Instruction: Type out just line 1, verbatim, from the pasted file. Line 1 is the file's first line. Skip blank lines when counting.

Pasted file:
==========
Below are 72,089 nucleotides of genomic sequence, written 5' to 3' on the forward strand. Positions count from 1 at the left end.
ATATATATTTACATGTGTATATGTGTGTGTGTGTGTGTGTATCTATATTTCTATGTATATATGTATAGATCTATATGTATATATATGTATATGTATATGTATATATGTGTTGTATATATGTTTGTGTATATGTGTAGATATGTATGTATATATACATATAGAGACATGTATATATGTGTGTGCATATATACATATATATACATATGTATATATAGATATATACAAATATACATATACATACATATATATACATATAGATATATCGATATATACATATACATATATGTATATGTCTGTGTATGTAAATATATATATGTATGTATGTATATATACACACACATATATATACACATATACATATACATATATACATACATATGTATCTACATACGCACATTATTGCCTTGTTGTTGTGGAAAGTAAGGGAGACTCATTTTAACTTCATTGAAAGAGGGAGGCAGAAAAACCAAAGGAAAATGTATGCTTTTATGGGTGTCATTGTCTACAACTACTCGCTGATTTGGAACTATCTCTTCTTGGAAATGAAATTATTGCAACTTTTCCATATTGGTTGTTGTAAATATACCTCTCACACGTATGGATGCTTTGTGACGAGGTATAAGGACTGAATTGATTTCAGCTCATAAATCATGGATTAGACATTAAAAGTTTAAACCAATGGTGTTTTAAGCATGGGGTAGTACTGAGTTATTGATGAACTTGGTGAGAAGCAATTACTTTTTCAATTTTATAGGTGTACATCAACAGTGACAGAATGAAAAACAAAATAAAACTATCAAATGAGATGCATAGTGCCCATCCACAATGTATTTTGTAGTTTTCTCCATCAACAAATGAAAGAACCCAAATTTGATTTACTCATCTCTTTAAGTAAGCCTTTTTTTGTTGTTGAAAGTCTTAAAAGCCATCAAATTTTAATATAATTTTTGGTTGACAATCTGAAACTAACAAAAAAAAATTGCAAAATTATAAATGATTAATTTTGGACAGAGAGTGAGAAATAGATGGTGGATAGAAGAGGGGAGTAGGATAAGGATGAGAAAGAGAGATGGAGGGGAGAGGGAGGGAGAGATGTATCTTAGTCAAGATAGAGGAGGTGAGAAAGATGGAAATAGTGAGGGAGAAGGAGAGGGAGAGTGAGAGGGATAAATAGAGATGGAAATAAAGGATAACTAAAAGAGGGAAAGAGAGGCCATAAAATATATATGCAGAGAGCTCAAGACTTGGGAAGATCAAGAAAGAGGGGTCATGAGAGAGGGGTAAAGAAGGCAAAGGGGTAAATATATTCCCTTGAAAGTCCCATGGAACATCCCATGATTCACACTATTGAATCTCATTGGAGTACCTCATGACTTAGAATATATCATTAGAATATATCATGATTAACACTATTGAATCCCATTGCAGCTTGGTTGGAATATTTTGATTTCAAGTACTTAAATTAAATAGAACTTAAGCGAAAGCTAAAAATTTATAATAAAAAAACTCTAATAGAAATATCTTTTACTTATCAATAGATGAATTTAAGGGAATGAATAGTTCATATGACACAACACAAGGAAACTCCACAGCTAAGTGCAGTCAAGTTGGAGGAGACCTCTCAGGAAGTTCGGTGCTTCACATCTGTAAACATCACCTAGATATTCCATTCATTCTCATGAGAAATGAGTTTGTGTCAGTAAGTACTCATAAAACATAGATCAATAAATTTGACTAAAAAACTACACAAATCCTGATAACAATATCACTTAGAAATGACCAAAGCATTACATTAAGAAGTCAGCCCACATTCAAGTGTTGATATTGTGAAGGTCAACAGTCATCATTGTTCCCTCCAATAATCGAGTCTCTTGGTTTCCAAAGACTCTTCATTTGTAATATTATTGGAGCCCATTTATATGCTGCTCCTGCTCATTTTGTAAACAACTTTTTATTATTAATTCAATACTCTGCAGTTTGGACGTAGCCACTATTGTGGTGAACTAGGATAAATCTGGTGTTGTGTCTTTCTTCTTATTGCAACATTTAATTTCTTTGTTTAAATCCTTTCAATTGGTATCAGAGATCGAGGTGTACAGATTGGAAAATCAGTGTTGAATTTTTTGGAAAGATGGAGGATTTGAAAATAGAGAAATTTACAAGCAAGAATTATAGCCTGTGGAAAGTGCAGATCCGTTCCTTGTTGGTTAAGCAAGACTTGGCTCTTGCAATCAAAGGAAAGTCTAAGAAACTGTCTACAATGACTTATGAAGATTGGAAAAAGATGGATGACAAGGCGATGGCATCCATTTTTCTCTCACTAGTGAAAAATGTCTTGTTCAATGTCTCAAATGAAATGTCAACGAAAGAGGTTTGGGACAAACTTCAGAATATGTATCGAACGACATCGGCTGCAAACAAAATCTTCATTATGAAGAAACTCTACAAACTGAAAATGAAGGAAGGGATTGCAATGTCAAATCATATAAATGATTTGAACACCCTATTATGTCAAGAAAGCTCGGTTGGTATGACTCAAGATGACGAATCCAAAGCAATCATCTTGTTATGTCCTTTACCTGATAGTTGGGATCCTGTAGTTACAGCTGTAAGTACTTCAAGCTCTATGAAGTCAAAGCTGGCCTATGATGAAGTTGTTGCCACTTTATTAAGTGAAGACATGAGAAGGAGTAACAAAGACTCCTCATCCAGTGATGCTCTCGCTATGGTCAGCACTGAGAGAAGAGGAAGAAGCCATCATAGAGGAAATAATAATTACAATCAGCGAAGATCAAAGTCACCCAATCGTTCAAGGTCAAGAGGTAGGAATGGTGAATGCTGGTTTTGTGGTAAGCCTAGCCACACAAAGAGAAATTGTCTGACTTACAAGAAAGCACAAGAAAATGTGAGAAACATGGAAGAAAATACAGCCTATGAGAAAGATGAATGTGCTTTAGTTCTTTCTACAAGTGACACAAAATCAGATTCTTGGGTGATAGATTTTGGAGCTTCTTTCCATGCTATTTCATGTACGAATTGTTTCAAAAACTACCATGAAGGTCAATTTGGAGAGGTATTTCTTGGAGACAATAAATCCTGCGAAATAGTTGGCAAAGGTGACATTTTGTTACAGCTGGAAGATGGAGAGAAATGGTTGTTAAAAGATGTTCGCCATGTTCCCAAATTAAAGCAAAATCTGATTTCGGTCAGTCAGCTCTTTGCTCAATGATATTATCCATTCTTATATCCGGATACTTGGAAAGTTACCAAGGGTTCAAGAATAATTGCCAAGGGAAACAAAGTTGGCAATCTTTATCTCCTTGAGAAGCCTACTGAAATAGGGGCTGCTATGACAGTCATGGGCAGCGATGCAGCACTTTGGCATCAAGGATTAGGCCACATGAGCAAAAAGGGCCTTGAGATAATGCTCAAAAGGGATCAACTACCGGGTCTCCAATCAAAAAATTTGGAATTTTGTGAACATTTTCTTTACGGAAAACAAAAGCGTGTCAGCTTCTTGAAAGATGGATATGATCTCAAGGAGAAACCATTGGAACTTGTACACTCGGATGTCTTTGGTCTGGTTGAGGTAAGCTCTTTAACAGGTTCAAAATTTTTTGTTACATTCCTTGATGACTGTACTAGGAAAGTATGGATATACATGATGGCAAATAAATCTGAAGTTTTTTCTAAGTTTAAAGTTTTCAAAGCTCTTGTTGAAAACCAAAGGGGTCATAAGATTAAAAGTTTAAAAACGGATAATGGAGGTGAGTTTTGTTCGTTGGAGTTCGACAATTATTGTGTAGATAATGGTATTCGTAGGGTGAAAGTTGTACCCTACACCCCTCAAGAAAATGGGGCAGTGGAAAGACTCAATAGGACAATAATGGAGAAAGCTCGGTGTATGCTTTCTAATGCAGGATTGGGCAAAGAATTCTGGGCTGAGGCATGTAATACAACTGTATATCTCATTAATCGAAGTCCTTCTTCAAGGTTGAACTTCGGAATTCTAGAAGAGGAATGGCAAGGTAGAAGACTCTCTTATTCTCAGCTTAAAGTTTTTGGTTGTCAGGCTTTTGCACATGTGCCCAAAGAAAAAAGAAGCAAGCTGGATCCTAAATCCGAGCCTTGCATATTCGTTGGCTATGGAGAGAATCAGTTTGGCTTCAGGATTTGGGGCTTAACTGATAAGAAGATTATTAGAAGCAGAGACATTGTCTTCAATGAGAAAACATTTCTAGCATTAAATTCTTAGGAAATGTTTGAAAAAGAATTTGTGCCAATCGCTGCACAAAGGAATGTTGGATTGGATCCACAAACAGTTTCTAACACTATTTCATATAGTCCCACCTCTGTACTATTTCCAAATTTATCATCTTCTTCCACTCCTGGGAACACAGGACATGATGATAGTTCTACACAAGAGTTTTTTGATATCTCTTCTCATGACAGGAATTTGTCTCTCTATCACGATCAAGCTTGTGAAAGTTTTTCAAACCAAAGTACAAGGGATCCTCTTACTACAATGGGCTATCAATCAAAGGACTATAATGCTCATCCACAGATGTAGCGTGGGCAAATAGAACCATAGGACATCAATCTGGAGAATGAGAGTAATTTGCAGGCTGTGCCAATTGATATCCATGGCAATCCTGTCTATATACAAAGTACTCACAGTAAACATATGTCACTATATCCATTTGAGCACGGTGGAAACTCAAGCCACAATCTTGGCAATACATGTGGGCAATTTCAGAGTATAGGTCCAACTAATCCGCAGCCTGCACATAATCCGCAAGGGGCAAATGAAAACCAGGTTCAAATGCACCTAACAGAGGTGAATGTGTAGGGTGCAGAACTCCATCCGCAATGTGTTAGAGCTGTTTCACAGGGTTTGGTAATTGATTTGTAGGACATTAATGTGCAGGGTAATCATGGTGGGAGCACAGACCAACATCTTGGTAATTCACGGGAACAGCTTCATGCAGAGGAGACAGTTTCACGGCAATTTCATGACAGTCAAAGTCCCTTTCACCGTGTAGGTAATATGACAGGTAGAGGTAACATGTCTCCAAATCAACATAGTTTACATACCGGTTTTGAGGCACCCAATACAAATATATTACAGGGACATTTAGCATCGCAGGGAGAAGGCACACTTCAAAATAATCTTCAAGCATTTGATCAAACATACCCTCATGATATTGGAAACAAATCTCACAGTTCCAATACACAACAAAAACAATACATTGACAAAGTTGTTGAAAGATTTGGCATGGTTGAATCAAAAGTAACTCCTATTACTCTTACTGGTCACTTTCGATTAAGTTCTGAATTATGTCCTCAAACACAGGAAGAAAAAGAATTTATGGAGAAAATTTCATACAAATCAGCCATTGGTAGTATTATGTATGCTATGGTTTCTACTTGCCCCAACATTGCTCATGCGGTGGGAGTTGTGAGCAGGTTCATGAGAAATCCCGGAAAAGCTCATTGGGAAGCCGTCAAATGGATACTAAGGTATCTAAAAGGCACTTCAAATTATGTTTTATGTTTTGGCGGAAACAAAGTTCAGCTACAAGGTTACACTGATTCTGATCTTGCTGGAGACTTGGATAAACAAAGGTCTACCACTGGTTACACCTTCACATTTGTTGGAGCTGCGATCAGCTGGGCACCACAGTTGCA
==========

Below are 72,089 nucleotides of genomic sequence, written 5' to 3' on the forward strand. Positions count from 1 at the left end.